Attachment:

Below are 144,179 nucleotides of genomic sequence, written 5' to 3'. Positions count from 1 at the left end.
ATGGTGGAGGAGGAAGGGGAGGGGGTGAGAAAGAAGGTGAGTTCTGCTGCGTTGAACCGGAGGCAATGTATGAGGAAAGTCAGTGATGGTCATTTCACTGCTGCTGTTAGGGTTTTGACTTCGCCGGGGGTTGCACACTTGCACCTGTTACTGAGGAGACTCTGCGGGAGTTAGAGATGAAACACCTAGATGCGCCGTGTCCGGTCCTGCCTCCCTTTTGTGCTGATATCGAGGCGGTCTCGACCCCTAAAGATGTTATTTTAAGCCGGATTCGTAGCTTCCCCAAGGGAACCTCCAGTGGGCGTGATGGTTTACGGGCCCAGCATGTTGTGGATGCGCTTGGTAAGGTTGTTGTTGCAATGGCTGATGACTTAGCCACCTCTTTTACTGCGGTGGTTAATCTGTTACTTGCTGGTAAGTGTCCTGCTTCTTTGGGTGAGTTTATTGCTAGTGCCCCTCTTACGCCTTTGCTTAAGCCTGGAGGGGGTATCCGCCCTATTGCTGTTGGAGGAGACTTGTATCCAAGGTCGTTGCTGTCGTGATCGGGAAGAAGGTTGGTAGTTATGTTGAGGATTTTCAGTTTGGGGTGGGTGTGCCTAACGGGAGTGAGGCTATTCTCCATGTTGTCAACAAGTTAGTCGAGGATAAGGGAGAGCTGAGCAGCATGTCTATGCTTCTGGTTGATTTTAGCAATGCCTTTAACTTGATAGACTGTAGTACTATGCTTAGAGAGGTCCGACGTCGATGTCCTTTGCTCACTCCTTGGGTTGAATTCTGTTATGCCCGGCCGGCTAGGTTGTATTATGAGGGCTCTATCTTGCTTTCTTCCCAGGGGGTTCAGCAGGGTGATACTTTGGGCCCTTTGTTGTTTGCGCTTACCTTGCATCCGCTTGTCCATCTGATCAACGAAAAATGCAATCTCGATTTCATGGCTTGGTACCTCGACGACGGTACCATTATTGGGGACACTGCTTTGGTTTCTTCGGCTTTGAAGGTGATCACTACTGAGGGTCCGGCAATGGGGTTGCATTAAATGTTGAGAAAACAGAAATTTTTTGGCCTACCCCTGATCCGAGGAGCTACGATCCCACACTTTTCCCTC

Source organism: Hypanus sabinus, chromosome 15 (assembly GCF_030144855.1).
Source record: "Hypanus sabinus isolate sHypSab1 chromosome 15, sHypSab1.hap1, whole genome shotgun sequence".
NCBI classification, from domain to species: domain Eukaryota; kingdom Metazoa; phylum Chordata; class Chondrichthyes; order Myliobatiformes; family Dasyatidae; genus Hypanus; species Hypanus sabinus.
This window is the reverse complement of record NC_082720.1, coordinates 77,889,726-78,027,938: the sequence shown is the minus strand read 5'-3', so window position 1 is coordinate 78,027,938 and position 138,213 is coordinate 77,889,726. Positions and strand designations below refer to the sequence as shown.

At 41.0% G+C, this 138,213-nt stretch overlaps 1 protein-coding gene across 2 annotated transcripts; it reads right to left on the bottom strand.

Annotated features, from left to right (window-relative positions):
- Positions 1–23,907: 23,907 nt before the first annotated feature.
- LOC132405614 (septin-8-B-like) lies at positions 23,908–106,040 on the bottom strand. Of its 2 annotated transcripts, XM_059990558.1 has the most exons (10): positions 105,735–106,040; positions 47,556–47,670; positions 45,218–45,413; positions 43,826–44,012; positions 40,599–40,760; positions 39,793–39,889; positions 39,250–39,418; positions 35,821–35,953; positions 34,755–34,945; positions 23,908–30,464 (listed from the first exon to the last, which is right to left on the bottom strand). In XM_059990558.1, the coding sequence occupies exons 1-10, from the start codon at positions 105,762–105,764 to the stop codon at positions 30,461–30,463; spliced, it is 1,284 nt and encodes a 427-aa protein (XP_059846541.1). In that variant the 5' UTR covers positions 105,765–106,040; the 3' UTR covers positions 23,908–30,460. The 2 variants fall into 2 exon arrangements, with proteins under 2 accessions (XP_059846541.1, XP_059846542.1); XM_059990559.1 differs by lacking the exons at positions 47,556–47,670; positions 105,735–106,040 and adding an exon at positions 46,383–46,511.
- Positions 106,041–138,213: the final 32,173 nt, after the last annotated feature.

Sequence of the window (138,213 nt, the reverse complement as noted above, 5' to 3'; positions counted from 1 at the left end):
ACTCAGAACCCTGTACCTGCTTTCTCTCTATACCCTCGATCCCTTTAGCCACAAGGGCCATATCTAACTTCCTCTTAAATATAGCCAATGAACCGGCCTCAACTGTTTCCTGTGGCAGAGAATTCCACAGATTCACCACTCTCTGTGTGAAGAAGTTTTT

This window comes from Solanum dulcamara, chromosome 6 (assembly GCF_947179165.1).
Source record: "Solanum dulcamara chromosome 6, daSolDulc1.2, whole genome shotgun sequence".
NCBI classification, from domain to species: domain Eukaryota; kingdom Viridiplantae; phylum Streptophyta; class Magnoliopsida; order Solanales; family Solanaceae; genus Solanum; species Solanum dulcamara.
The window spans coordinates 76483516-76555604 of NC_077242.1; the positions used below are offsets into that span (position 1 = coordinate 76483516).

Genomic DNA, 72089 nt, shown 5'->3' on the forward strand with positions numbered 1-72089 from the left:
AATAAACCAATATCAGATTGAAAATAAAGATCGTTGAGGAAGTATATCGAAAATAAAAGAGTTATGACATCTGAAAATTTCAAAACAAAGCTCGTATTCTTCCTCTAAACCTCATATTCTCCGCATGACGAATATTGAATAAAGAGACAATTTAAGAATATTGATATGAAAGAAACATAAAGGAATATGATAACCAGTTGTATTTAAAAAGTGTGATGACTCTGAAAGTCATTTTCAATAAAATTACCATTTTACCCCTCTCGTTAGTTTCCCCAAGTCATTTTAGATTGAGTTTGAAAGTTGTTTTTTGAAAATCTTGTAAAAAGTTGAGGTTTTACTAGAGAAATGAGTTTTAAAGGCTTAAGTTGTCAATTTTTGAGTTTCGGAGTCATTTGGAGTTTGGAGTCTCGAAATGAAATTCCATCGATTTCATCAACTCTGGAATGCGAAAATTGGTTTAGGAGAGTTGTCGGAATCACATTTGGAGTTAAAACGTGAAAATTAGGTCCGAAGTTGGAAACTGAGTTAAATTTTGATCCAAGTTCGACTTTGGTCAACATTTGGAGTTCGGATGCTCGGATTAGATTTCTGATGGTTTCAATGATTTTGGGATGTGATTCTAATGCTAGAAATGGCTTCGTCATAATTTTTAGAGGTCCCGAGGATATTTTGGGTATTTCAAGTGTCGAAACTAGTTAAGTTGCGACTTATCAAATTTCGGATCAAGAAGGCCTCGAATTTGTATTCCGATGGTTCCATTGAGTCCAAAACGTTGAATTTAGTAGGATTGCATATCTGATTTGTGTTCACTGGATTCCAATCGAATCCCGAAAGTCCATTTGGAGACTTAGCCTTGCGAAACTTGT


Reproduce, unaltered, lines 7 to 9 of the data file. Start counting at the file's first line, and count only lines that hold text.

At 41.0% G+C, this 138,213-nt stretch overlaps 1 protein-coding gene across 2 annotated transcripts; it reads right to left on the bottom strand.

Annotated features, from left to right (window-relative positions):
- Positions 1–23,907: 23,907 nt before the first annotated feature.